From time to time, my interest got re-awakened when I read interesting articles in the Mathematica Journal.
Then about 6 years ago, I was looking for something better to replace Mathcad. Mathcad was fine to do a quick graph or integration etc. but the user interface makes it very cumbersome to write actual programs. I discovered the inexpensive home edition of Mathematica and decided to try and learn. Needless to say, I can't let go..

So shortly after, I had my company acquire a professional license for work. I now do a lot of my research in Mathematica as well as fun stuff at home. From my experience, Mathematica proves Alfred North Whitehead right, and I agree, it's the V8 dropped into a Chevy, even today.

My daughter now studies physics (IPSP) at the University of Leipzig in Germany in her first year. She decided to take an introduction to programming in her second semester. When looking at the course description 12-PHY-BIPCS I was excited that they teach Mathematica. However, to my disappointment, I found out today that the instructor teaches Python instead. I'm not sure what the reason is, but I hope it is not the cost to the students and instructor that is the hurdle to teaching Mathematica anymore.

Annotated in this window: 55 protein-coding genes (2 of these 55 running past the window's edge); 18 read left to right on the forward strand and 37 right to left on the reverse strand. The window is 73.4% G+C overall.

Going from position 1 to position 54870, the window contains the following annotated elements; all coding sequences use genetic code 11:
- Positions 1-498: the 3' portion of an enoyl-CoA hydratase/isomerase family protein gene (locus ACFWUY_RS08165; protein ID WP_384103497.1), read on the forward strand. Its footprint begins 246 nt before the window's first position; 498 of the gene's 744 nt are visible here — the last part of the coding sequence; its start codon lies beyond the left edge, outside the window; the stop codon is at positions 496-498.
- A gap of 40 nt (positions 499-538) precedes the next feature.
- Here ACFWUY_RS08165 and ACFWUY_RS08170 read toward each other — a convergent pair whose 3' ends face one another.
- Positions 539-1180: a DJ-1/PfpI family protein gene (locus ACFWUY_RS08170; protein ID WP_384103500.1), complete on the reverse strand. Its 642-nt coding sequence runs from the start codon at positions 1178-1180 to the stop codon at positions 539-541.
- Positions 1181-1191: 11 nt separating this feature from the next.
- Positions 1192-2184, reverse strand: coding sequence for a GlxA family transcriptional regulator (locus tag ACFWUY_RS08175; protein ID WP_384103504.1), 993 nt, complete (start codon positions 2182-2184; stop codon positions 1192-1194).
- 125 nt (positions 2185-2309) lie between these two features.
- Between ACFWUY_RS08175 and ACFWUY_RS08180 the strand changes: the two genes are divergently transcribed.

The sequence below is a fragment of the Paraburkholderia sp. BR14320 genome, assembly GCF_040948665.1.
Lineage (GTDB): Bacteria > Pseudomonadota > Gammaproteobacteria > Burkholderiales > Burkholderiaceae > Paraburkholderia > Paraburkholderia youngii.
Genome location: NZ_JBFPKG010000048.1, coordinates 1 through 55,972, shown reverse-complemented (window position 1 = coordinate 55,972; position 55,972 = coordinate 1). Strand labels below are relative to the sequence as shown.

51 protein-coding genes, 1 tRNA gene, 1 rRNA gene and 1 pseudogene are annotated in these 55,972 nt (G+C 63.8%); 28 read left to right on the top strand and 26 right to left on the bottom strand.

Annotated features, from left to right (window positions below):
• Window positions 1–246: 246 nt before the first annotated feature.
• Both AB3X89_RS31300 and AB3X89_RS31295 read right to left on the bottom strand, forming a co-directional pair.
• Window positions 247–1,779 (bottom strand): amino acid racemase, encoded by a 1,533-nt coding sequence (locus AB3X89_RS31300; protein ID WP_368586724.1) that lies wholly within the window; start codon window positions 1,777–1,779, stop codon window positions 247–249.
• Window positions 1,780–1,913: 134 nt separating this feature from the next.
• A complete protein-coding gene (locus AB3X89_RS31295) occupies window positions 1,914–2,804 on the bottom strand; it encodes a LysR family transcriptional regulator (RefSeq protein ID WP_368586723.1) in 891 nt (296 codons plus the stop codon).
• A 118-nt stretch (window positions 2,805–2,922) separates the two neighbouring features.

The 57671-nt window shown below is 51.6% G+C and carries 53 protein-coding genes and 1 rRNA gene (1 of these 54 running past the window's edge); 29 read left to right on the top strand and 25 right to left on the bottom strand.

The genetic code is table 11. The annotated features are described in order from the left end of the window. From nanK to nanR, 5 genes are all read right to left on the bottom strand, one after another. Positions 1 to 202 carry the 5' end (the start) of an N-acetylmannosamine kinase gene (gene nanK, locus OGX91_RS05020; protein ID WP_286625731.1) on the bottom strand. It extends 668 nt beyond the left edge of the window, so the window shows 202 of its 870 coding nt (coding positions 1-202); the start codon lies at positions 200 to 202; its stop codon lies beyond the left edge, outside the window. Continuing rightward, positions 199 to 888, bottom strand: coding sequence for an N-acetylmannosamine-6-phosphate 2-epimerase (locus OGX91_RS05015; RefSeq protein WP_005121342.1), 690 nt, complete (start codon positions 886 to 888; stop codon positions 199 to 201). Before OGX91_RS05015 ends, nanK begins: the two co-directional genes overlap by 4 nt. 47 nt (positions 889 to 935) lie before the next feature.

POSTED BY: Kay Herbert
Answer
1 year ago

Just for the logs: Bought back in 1991 a Macintosh LC just because it could run Mathematica 1.1.

The package (Mathematica and the Mac) was very expensive (twice the monthly salary), but had the option to upgrade without extra costs to Mathematica 1.2. The Mac had a black-white display, by default 2 MB RAM and a 40 MB hard disk. We expanded the RAM to 10 MB and some colleagues asked: What is that good for? Why do you need so much memory?

By the way, at that time (1991) you got Seasons Greetings from Wolfram Research, which was really lovely.

POSTED BY: Udo Krause
Answer
1 year ago

terrific video. i well remember the 'old days' when Mathematiica was being created at stephen's Center for Complex Systems Research (CCSR) on the U of I campus. i would stop by there almost daily at around 3am (my own working hours are a bit strange) and invariably find a group of people working on making Mathematica. stephen would sometimes emerge from his office, usually holding a Dove ice cream bar. it was great to have people to talk to; they were much more interesting, and had more interesting things to say, then my professorial colleagues. an exciting time and probably the most fun i ever had on campus or in C-U. I also enjoyed watching the ducks in the pond just outside the CCSR building.

POSTED BY: Richard Gaylord
Answer
5 months ago